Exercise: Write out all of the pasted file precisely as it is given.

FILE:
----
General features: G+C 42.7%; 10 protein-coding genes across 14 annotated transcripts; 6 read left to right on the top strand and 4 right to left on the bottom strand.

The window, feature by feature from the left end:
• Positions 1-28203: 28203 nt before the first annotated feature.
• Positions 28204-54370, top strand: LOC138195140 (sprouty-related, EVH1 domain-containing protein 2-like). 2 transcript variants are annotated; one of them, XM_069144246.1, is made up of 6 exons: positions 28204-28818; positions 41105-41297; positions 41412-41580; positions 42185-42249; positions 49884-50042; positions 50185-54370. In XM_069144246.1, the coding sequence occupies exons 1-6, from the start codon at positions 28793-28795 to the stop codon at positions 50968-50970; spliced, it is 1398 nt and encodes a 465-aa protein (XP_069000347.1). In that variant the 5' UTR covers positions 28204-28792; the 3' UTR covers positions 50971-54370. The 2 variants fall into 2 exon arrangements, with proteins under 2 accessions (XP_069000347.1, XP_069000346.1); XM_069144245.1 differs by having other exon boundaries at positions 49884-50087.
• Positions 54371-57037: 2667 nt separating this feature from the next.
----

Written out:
General features: G+C 42.7%; 10 protein-coding genes across 14 annotated transcripts; 6 read left to right on the top strand and 4 right to left on the bottom strand.

The window, feature by feature from the left end:
• Positions 1-28203: 28203 nt before the first annotated feature.
• Positions 28204-54370, top strand: LOC138195140 (sprouty-related, EVH1 domain-containing protein 2-like). 2 transcript variants are annotated; one of them, XM_069144246.1, is made up of 6 exons: positions 28204-28818; positions 41105-41297; positions 41412-41580; positions 42185-42249; positions 49884-50042; positions 50185-54370. In XM_069144246.1, the coding sequence occupies exons 1-6, from the start codon at positions 28793-28795 to the stop codon at positions 50968-50970; spliced, it is 1398 nt and encodes a 465-aa protein (XP_069000347.1). In that variant the 5' UTR covers positions 28204-28792; the 3' UTR covers positions 50971-54370. The 2 variants fall into 2 exon arrangements, with proteins under 2 accessions (XP_069000347.1, XP_069000346.1); XM_069144245.1 differs by having other exon boundaries at positions 49884-50087.
• Positions 54371-57037: 2667 nt separating this feature from the next.